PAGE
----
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Foreign Correspondent
by international syndicated columnist & broadcaster Eric Margolis


Copyright: Eric S. Margolis, 2006

March 20, 2006

In an Oct, 1988 Toronto Sun column, I warned `party boss Milosevic, who raised the twin cries of `Greater Serbia’ and `crush the Albanians,’ was a dangerous demagogue seeking power by stirring up an ethnic/religious hatreds that would tear his unstable nation apart.

Few people outside East Europe took notice of Yugoslavia’s onrushing crisis. At Serbia’s Belgrade University, however, a special assembly was called to denounce me for daring to raise alarms about the man being hailed as `savior of the Serbs.’

Far from saving Serbs, Milosevic, who died under still mysterious circumstances last week in the UN prison at the Hague, would bring ruin and deep dishonor onto them.

Four years later, in 1992, Yugoslavia disintegrated. Milosevic held primary – though not sole - responsibility for destroying the delicate ethnic balance created by Tito. He sought to forge a Greater Serbia out of the wreckage of Yugoslavia.

Milosevic fanned violent ethnic and religious hatred against Muslims and Croats, igniting four wars and savage ethnic cleansing that killed 300,000 and left 3.4 million homeless.

Milosevic’s henchmen, notably Ratko Mladic, Radovan Karadzic, and gangster Arkan, committed Europe’s worst crimes against humanity since WW II.

Europe and the Muslim World did nothing while gangs of Serb thugs blew up mosques, burned villages, raped thousands of Muslim women and herded Muslim captives into concentration camps where they were tortured, sexually abused, and starved. Many British, French and some American conservatives quietly supported Milosevic’s anti-Muslim pogroms and thwarted international efforts to stop them.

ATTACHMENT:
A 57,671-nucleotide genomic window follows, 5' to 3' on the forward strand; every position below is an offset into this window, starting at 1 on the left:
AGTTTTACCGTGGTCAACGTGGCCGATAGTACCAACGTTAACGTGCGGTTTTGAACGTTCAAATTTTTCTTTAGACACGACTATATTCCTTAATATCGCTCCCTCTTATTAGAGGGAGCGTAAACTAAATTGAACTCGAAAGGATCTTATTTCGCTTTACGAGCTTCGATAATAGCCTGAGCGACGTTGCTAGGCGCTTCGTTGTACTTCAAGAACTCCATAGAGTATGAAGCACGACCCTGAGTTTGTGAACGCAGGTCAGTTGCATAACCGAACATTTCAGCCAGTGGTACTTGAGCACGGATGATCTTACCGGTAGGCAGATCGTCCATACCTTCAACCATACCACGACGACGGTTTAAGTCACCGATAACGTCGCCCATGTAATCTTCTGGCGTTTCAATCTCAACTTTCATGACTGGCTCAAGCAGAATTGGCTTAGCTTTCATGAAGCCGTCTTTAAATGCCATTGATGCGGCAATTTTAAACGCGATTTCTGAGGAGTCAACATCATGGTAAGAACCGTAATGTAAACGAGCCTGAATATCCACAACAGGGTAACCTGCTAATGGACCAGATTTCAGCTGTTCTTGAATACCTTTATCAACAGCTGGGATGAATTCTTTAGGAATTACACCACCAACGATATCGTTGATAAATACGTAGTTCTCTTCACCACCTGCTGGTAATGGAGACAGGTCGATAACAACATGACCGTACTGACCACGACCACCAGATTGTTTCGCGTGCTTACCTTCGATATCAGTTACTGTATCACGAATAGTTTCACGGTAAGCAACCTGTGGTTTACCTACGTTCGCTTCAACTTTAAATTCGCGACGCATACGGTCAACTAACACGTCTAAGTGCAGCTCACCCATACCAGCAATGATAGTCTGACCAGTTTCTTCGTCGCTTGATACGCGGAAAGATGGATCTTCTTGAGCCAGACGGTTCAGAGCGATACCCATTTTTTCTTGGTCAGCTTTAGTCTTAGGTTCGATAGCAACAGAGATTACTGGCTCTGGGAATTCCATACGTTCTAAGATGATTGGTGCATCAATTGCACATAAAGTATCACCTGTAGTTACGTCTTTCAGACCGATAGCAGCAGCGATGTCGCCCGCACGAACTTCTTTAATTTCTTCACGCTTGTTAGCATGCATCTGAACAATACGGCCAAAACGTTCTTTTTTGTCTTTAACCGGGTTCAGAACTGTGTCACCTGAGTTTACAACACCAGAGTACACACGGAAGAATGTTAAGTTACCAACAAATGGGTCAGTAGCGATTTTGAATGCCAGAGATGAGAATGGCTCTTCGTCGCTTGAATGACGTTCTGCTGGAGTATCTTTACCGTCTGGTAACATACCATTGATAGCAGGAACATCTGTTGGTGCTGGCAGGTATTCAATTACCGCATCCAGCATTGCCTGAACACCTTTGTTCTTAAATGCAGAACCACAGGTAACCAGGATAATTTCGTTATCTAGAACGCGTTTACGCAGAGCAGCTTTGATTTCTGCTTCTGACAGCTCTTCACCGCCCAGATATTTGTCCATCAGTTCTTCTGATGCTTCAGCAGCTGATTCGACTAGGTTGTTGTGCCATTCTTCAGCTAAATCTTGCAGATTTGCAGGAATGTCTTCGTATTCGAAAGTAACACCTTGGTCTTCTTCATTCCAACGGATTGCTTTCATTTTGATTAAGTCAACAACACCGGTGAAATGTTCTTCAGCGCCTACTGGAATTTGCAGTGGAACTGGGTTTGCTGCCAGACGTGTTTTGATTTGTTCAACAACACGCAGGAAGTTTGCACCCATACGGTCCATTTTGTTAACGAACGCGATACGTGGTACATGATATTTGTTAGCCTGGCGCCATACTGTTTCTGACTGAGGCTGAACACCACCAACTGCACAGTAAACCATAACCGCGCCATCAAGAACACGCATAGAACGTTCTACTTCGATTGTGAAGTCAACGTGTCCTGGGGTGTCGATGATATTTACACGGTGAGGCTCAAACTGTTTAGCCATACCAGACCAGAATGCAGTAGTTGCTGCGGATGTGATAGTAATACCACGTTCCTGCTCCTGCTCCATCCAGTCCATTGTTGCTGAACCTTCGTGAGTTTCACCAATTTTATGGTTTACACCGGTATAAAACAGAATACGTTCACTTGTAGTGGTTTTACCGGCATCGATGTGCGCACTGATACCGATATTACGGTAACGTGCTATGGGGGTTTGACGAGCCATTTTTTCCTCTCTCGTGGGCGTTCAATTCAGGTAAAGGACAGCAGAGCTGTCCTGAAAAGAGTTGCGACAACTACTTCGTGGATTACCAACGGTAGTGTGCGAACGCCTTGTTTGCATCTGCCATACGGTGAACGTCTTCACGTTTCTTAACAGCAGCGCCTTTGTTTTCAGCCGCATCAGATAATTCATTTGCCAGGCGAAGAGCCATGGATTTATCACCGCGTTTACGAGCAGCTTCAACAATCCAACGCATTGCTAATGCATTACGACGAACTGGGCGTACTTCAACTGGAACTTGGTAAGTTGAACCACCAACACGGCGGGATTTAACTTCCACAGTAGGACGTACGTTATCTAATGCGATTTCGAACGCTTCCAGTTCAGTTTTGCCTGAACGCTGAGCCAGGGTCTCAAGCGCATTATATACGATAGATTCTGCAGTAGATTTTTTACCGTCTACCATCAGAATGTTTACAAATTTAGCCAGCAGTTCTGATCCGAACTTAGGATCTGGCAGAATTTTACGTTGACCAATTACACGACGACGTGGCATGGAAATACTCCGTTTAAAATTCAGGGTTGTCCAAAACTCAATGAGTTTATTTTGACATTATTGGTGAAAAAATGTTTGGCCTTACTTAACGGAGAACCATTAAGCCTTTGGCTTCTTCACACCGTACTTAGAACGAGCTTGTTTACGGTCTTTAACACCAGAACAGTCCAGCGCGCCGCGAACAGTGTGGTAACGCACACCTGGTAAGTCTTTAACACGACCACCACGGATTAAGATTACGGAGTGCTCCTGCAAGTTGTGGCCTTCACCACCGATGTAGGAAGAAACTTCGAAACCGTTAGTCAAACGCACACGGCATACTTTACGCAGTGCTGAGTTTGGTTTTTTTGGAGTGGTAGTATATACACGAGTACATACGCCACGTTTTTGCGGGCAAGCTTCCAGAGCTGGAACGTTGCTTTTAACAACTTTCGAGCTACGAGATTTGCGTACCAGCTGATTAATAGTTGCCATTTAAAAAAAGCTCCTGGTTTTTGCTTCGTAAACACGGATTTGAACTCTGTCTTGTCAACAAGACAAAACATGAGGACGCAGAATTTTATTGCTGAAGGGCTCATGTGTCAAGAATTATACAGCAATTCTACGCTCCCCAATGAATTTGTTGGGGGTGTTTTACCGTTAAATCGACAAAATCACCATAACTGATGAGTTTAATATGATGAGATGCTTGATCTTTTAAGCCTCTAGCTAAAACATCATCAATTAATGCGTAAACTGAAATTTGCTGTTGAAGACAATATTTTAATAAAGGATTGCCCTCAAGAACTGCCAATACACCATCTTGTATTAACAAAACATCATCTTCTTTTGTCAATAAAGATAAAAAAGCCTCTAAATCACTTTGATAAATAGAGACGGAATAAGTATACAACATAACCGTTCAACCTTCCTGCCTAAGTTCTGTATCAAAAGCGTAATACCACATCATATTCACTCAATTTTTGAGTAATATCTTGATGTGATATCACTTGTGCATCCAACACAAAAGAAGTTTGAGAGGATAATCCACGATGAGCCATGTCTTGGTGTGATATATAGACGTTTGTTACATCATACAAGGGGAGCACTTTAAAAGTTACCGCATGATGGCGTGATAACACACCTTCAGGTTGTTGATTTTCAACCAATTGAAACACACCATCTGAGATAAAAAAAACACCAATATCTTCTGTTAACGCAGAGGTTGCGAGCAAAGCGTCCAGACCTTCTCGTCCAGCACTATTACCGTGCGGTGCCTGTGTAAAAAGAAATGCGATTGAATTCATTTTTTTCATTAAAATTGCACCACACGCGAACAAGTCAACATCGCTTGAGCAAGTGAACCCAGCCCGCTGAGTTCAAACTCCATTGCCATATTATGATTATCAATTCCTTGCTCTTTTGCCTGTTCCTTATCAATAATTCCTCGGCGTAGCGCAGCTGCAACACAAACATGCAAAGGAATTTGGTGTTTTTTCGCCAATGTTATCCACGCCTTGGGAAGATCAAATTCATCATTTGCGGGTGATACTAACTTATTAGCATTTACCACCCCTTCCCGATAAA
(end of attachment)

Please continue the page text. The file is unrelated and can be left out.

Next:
The culmination of Serb’s ethnic terrorism came at Srebrencia, where they murdered 8,000 or more Muslims while cowardly Dutch UN troops watched. A former Canadian general turned apologist for Milosevic memorably described this monstrous crime as a Serb `over-reaction.’

Milosevic repeatedly urged his followers to `kill or send all the Turks (what he called Muslim Yugoslavs – even though they were ethnic Slavs or Albanians) – back to Turkey.’

Finally, when Milosevic’s soldiers drove 800,000 ethnic Albanians from their homes in Kosovo, the US, to its everlasting credit, took action to rescue Balkan Muslims and Catholics from genocide and ethnic terrorism.

Inside Serbia, Milosevic was `godfather’ of a sinister criminal regime run by gangsters and neo-fascist paramilitaries. At least two of his leading political opponents – Zoran Djinjic and Ivan Stambolic –were murdered by Milosevic’s men, and a third, Vuk Drascovic, narrowly escaped being killed. Gangsters tied to the Milosevic family were allowed to run the legal and illegal economy and used to silence political and human rights opponents.

Milosevic is now being blamed for all Serbia’s miseries and crimes. But many others in Serbia must share blame: the army and secret police leaders, paramilitary gangs, rabid nationalist, hatred-preaching elements of the Orthodox Church, and those ordinary Serbs who thrilled to the later-day Nazi racist-religious ideology preached by the demagogue they adoringly called `King Slobo.’

In the ugly wars ignited by Milosevic, Croats, Bosnian Muslims and Albanians also committed criminal acts. But the vast majority of the war’s victims – around 80% - were Bosnian Muslims and Albanians, and the world rightly heaped condemnation on Serbia.

Serbs, an intelligent, cultured European people justly renowned for their great courage in the wars of 1912-13, 1914, and 1939, ended up branded a nation of murderers and sadists. Milosevic’s four lost wars wrecked Serbia and left hundreds of thousands of Serbs refugees. Everything he touched turned to disaster.

I wish this clever, twisted demagogue had lived to the end of his trial and served life in a harsh prison for his crimes, an example to other despots seeking political power by whipping up race and religious hatreds.

Serb apologists still tell us Milosevic was misunderstood and Serbia an innocent victim of evil outsiders. Ignore them. Serbia was author of most of its own misfortunes. Too many credulous Serbs allowed `King Slobo’ to whip them into a frenzy of hatred, self-pity and self-delusion. They are now paying the heavy price.

Published at since 1995 with permission, as a courtesy and in appreciation.

To read previous columns by Mr. Margolis: Click here

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